Fifteen years of CWOS: Looking back, looking forward
Artist Chris Mir in his Erector Square studio at City-Wide Open Studios. (2004, photo by Leslie Kuo)
By Hank Hoffman
For painter Christopher Mir, participation in City-Wide Open Studios, or CWOS, was instrumental in launching his career — a career marked by shows in New York and Europe as well as New Haven's Artspace and Hartford's Wadsworth Atheneum. About a decade ago, Mir opened the Erector Square studio he shared with his wife, painter Karen Dow. Unbeknownst to him, Artspace had arranged for up-and-coming New York curator David Hunt to visit some studios opened for CWOS. Artspace Director Helen Kauder — feeling that visits from outside curators could be a boon to local artists — encouraged several New York-based curators to come to New Haven.
"He was very irreverent, a funny guy," Mir recalls in a recent phone interview. "We instantly hit it off. I think if I had known who he was, I don't think I would have been as casual and straightforward as I was. We talked a lot about adolescent stuff: the books we read, comic books, graphic novels we read in high school, video games, Burgess, mysticism."
Hunt was taken with Mir's paintings, which melded elements of myth and mysticism with a photorealist style. Within the first year of their Open Studios encounter, Hunt included paintings by Mir in about five group shows. "I got tons of exposure. He put me in shows in Williamsburg, Chelsea. And we did one in New Haven — Proper Villains at Artspace. It was one thing after another. He kept saying, 'Do you want to do a show?' and of course, I always say yes and we had this really nice rapport," says Mir.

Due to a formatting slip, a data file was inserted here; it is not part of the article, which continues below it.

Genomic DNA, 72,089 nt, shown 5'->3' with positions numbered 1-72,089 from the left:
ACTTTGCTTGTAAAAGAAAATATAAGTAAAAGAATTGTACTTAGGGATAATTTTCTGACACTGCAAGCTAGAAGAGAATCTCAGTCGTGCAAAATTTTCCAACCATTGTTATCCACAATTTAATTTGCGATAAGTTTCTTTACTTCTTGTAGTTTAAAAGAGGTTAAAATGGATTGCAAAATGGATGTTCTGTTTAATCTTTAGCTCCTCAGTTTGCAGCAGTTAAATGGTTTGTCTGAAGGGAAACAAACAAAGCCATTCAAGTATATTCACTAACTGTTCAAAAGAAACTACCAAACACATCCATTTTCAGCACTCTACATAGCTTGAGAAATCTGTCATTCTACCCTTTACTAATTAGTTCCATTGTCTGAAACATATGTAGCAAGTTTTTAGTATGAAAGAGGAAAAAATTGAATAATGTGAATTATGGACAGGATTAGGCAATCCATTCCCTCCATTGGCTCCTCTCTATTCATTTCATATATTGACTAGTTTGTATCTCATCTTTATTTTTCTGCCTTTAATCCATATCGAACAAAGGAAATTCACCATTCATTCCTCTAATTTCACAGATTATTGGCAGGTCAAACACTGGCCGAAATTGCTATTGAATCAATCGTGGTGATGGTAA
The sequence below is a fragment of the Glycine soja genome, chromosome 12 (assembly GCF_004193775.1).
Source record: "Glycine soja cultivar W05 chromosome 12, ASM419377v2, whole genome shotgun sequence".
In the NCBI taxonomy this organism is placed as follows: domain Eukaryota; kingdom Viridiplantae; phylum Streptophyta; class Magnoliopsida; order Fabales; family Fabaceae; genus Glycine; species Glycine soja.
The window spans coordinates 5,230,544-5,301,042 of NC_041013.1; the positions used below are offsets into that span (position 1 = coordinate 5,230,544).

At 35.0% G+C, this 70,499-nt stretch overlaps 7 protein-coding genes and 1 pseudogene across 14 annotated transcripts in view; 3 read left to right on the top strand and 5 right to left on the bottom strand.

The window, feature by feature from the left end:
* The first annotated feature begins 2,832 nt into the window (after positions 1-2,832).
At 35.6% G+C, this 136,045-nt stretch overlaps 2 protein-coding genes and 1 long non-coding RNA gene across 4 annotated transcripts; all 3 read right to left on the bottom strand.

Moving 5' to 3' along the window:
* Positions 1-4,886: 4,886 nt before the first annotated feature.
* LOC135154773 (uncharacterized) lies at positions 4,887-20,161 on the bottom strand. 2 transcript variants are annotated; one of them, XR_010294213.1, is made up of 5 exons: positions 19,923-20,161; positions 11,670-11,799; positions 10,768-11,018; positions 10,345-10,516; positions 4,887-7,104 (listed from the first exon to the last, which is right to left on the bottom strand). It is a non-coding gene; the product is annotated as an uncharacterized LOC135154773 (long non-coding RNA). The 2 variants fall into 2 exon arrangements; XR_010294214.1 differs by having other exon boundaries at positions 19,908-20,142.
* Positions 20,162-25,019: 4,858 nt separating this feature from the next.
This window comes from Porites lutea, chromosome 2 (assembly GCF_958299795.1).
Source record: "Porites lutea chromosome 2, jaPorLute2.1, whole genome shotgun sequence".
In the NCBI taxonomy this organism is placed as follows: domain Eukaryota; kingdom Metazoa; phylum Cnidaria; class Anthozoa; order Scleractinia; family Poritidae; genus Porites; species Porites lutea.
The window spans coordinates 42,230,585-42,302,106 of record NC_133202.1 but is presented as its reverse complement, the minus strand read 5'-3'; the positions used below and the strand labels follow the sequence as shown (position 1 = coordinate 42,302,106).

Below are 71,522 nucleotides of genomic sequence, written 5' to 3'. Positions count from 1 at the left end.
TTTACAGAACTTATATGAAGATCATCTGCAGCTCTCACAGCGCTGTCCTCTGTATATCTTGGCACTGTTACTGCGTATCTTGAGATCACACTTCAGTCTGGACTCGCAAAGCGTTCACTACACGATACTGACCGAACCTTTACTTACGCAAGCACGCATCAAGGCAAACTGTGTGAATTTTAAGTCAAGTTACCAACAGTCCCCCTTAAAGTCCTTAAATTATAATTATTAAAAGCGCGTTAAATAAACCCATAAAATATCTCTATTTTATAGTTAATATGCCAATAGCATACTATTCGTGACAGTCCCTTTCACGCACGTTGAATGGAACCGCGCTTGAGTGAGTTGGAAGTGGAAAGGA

Mir had work shown in a group show at the Aldrich Museum the previous year but says, "This David Hunt thing really launched me. There's no other way to think about it. Everything else that was good and lucky that happened to me came from that one moment. I'm super-grateful for it."
Artists gather in front of Artspace at an early City-Wide Open Studios.
This fall's City-Wide Open Studios, extending through the first three weekends of October, marks the event's 16th anniversary. Mir is but one of hundreds of local artists — lifelong dedicated professionals and enthusiastic amateurs alike — who are grateful for the exposure gained by participation in CWOS. Helen Kauder recalls artists gathering on a loading dock at Erector Square early Sunday morning in 1998, the first year of City-Wide Open Studios. Before they opened their studio doors for the day, they assembled for a group photo shoot.
"What we saw was people shaking hands, meeting each other for the first time, people who had worked at Erector Square for many years," Kauder says in an interview, reflecting on CWOS' 16th anniversary. "That sense of networking and community meant a lot to us."
"Community" is the word that comes up most often in discussions with artists about City-Wide Open Studios. CWOS became a platform through which the extent and depth of New Haven's visual arts community could be showcased and also a vehicle for artists — who most often work in isolation in their studios — to connect with other artists.
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